Northeast Revenue Service boosting Luzerne revenue

June 3, 2012

By Dave Janoski (Staff writer) This e-mail address is being protected from spambots. You need JavaScript enabled to view it

WILKES-BARRE - In 2010, Luzerne County privatized its Tax Claim Bureau, which collects back taxes and seizes and auctions properties for delinquent taxes, following revelations that politically connected landowners had escaped tax sales despite owing several years' worth of taxes.

The company hired to take over the bureau, Northeast Revenue Service LLC, has increased collections, boosting the county's annual revenue from back taxes and tax sales by more than 20 percent. But $16 million in delinquent county, school and municipal taxes, some dating from the 1980s, remain unpaid.

Some of those taxes are attached to properties now in the hands of governments or economic development agencies that have been granted government waivers, Northeast Revenue Service President John Rodgers said. In other cases, property owners have declared bankruptcy, making the taxes currently uncollectable.

Mr. Rodgers said his company is aggressively pursuing others in court.

But the question of how and why the Tax Claim Bureau allowed some property owners to go decades without paying taxes while others had their properties sold off remains unanswered.

"It was shocking the stuff we found," Mr. Rodgers said. "Some of them went back to the '70s when we took over. I don't know exactly how they did it, but it went on forever."

In 2009 and 2010, FBI agents reviewed county records of properties that had been listed and then de-listed for tax sales and interviewed bureau employees, but no charges were ever filed.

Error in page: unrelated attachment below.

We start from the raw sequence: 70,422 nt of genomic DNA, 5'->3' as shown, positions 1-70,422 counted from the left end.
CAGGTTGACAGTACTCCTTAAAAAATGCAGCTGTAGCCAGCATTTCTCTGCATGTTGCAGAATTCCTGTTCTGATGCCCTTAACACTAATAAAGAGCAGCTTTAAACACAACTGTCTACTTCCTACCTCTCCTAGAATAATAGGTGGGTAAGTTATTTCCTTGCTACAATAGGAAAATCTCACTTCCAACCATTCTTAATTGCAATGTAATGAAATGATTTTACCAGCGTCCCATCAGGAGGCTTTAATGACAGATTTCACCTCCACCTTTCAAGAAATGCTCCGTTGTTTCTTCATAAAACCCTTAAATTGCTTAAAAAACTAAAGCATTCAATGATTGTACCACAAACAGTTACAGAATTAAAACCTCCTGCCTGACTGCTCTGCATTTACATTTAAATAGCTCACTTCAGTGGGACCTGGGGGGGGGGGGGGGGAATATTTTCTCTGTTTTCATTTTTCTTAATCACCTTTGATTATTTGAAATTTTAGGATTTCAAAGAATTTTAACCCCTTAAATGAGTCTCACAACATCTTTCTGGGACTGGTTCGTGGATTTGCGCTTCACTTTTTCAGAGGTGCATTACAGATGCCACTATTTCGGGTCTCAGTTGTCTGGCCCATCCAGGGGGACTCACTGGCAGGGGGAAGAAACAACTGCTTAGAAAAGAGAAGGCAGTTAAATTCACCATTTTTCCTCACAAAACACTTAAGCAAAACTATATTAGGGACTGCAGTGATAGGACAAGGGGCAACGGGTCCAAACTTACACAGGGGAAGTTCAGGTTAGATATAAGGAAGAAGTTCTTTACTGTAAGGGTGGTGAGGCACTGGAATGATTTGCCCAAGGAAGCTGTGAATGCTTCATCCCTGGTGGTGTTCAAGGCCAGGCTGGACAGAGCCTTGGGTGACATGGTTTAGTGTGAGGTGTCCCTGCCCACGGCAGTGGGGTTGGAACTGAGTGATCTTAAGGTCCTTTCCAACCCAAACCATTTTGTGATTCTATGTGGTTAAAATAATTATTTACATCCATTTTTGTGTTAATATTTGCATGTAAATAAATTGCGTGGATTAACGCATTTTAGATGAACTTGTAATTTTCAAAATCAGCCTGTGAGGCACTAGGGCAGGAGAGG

"The investigation was closed and no further action is being considered," a spokeswoman for the U.S. attorney's office, Heidi Havens, said in an email exchange last week. The office declined further comment.

Longtime tax claim director Virginia Augello, who retired in early 2006, said she operated the bureau in conformity with state real estate tax laws.

"I didn't do anything unless it was approved by the commissioners or our office's solicitor," Ms. Augello said in a phone interview last week.

Ms. Augello, the wife of Senior County Judge Joseph M. Augello, said she was not interviewed by the FBI about her leadership of the bureau.

Former county Commissioner Stephen A. Urban, who now serves on the county council under the new home rule form of government, said the hiring of Northeast Revenue Service, which keeps 5 percent of delinquent taxes it collects, is a good deal for the county, which has experienced increased revenue and personnel savings. Northeast Revenue Service collected more than $32 million in 2011 for the county, school districts and municipal governments.

"I think they're doing a heck of a good job compared to what used to go on there. That's why we contracted out in the first place," Mr. Urban said.

But the effects of years of lax enforcement still linger.

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